Omron B3K series
- See also
B3K is a series of keyboard switches manufactured by Omron, and originally designed in partnership with Logitech and designated “Romer-G™”. The series is notable for being seemingly the first modern (as in, following the general demise of high-end consumer keyboards) computer keyboard switch to be introduced that is not based on an existing switch type (e.g. Cherry MX or Alps/Forward SKBL/SKBM). Romer-G is a significant redesign of mechanical switching, providing a central light pipe for optimal keycap legend illumination and redundant switch contacts.
Logitech Romer-G was introduced in 2014 and is covered by US patent 20150043192 “Switch and keyboard provided therewith” filed in July 2014 by Omron. These switches bear the Logitech “G” logo on the front and the back, and a small “OMRON” logo on each side. A second variety followed in 2016, the Das Keyboard Gamma Zulu, which features Metadot’s stylised “D” for Das Keyboard. Omron also manufacture Creative’s PRES (Perceive-React-Execute Switches), which seemingly do not feature any custom branding. Several types (B3K-T13L, “B3K-T13L2 BY OMZ” and B3K-T135M) are listed on the Arrow website, but they are not orderable. Anglia Components list B3K-T135L, B3K-135C, B3K-T135 and B3K-T135C, all of which may be ordered, price on application. Omron Product Code Change AMP-Z-2007029 depicts two models, B3K-L135 and B3K-T135-L, with the Omron logo where the customer-specific branding should be (just as with the Creative PRES model of B3K-T135, also listed but not depicted), implying that these are generic models available to any customer. The recess for the customer logo is absent from those models.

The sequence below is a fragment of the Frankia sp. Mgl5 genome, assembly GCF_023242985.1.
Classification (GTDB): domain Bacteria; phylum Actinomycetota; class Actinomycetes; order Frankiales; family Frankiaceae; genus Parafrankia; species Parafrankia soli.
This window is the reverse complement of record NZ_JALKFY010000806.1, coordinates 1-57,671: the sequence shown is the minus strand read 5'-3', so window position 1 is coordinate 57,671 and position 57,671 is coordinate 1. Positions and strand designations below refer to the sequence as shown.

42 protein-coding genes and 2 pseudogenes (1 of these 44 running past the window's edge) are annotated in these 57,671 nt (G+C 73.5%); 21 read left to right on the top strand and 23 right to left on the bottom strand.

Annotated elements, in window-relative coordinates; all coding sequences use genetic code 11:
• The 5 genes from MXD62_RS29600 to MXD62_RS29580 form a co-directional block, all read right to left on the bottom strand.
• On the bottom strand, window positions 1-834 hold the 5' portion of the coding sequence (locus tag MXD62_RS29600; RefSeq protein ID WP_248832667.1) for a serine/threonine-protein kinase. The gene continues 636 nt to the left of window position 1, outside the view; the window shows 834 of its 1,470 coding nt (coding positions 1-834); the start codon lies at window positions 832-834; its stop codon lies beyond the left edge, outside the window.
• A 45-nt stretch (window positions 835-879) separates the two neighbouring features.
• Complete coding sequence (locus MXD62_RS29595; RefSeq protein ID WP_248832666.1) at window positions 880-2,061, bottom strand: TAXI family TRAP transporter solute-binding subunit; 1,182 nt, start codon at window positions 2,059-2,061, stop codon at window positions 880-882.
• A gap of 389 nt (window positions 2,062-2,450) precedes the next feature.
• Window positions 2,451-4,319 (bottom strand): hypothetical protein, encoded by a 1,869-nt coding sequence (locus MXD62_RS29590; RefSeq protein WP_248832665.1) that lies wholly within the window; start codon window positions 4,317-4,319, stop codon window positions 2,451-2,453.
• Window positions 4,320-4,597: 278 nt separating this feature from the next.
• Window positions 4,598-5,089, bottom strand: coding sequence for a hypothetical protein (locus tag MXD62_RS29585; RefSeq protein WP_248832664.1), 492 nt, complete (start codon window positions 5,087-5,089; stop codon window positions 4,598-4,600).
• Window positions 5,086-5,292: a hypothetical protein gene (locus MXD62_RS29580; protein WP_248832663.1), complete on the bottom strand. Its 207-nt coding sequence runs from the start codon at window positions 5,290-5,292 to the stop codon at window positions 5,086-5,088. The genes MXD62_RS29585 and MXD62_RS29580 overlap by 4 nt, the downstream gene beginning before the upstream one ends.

B3K is confirmed to have been manufactured in Japan; Linus Tech Tips took a tour of the B3K production line in 2015. However, Omron Product Code Change AMP-Z-2007029 seems to indicate that production of at least some models moved to China as of October 2020. This notice implies that lot numbers in the form nnnnRn indicate Japan as the country of origin, while nnnnCn denotes Chinese-made parts. Original Romer-G switches obtained from AliExpress in 2015 all came from a lot of type “C”, while B3K-L13L bought in 2018 used both “R” and “C” codes. B3K-T13L-L switches also from 2018 came from a variety of both “C” and “R” lots, while all the B3K-T13L2 switches received were from “C” lots. There is thus a tentative suggestion that there are (or were) separate production lines in Japan and China. Omron themselves have refused to comment on this or any other aspect of keyswitch manufacturing, past or present (even though two factory visits have been made to date, in 2015 and 2019, by Linus Tech Tips and HardwareCanucks respectively).